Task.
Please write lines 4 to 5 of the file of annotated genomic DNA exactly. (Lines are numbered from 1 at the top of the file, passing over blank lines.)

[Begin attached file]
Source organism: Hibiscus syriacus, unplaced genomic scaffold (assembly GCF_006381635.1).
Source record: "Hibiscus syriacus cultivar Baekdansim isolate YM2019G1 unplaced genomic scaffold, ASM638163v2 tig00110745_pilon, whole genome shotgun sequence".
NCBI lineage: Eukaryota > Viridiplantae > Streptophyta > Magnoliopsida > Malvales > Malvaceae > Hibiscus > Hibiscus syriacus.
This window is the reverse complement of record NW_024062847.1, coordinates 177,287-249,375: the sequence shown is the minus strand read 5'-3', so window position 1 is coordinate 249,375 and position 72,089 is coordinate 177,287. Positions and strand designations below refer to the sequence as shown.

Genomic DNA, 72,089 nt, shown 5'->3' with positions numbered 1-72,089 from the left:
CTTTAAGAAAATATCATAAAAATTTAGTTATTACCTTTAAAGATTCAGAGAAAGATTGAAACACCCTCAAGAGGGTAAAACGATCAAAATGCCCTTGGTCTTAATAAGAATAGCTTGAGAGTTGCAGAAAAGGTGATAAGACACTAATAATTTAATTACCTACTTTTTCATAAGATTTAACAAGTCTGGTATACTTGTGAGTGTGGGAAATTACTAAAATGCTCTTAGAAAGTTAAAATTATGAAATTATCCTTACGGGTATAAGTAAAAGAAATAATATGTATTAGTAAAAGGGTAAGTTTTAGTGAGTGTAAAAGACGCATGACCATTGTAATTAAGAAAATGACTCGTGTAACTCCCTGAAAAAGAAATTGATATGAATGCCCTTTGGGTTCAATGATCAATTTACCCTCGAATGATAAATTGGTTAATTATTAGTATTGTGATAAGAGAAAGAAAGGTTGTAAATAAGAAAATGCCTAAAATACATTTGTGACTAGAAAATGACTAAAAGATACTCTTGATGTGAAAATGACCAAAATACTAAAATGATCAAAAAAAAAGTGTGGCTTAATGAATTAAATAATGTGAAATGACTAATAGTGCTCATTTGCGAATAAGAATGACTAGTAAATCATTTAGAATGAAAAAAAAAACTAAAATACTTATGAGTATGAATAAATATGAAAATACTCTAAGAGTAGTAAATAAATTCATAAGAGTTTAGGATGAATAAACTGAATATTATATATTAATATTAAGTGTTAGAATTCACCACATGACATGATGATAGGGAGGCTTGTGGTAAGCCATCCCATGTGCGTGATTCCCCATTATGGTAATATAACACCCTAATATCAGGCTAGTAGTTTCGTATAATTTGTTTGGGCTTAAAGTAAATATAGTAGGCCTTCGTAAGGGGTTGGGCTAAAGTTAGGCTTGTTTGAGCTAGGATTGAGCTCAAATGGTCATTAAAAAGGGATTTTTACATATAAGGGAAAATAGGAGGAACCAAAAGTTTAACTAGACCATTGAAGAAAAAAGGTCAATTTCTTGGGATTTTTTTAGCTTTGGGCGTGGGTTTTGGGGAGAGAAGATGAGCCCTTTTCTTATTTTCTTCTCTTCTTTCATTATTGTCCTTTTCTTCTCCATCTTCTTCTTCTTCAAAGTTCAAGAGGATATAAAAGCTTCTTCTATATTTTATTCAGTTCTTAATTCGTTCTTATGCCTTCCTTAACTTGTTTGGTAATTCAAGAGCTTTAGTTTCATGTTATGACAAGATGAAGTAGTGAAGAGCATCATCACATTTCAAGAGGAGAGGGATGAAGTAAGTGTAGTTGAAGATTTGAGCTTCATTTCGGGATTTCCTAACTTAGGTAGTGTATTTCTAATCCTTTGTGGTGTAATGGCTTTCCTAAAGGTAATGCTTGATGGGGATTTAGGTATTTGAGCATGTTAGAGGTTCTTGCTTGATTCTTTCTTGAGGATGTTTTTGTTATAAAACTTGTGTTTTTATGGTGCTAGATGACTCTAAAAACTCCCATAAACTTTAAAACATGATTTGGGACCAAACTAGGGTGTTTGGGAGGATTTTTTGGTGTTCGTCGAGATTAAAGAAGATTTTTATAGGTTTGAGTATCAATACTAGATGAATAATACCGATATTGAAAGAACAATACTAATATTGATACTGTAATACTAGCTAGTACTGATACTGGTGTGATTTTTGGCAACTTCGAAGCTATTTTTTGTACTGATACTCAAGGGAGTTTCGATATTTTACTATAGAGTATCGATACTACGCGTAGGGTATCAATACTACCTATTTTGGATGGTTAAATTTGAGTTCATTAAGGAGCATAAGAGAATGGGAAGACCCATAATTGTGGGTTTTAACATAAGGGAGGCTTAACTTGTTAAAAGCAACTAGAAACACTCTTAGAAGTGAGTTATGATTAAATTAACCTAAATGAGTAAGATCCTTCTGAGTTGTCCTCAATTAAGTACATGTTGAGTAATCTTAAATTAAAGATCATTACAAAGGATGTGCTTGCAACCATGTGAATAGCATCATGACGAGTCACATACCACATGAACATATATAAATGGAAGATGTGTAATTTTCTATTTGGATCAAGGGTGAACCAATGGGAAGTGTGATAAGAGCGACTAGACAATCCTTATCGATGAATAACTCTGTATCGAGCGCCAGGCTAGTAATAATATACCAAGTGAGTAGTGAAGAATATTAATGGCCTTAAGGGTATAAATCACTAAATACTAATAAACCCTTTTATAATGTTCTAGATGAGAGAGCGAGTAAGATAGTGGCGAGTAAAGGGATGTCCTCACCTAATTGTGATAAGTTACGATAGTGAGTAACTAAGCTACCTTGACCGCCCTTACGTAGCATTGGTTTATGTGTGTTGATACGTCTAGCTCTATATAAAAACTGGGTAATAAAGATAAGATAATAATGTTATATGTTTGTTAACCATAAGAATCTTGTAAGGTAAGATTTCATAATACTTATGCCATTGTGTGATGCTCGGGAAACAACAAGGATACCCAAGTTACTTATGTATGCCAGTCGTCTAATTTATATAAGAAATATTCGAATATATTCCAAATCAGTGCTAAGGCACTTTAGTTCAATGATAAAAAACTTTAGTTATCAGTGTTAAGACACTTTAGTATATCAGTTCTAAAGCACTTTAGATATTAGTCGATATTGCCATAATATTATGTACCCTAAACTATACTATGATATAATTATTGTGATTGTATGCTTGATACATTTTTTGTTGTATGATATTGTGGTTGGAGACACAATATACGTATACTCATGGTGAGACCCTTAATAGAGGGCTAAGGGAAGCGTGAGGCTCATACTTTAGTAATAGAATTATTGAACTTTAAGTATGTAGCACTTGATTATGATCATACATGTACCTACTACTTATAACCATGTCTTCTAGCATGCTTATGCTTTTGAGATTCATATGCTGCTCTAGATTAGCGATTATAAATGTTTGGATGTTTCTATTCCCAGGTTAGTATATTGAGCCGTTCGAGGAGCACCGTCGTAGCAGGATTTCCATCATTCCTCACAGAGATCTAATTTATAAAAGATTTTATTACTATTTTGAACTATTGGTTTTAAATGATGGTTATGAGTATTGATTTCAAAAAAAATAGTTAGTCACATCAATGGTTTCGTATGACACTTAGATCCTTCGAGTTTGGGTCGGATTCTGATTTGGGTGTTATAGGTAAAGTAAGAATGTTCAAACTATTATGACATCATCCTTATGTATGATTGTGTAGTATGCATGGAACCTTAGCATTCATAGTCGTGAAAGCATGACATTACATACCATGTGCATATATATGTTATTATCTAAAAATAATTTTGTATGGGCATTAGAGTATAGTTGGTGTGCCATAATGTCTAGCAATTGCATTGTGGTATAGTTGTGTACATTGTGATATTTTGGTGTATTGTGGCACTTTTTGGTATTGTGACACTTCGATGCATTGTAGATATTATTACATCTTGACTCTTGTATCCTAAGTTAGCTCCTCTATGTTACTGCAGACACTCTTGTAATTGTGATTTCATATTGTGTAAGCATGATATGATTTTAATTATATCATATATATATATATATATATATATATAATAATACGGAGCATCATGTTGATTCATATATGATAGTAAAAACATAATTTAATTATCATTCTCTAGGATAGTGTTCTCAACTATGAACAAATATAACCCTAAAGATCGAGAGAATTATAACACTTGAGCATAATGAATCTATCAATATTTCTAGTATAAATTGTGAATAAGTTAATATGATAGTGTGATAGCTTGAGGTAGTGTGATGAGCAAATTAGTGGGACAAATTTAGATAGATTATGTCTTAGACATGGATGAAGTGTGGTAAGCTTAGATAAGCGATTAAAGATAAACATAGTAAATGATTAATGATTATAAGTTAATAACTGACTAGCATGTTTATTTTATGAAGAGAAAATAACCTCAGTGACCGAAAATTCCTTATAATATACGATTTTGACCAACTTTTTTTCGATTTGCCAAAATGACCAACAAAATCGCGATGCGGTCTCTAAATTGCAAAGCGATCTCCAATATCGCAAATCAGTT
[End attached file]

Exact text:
This window is the reverse complement of record NW_024062847.1, coordinates 177,287-249,375: the sequence shown is the minus strand read 5'-3', so window position 1 is coordinate 249,375 and position 72,089 is coordinate 177,287. Positions and strand designations below refer to the sequence as shown.

Genomic DNA, 72,089 nt, shown 5'->3' with positions numbered 1-72,089 from the left: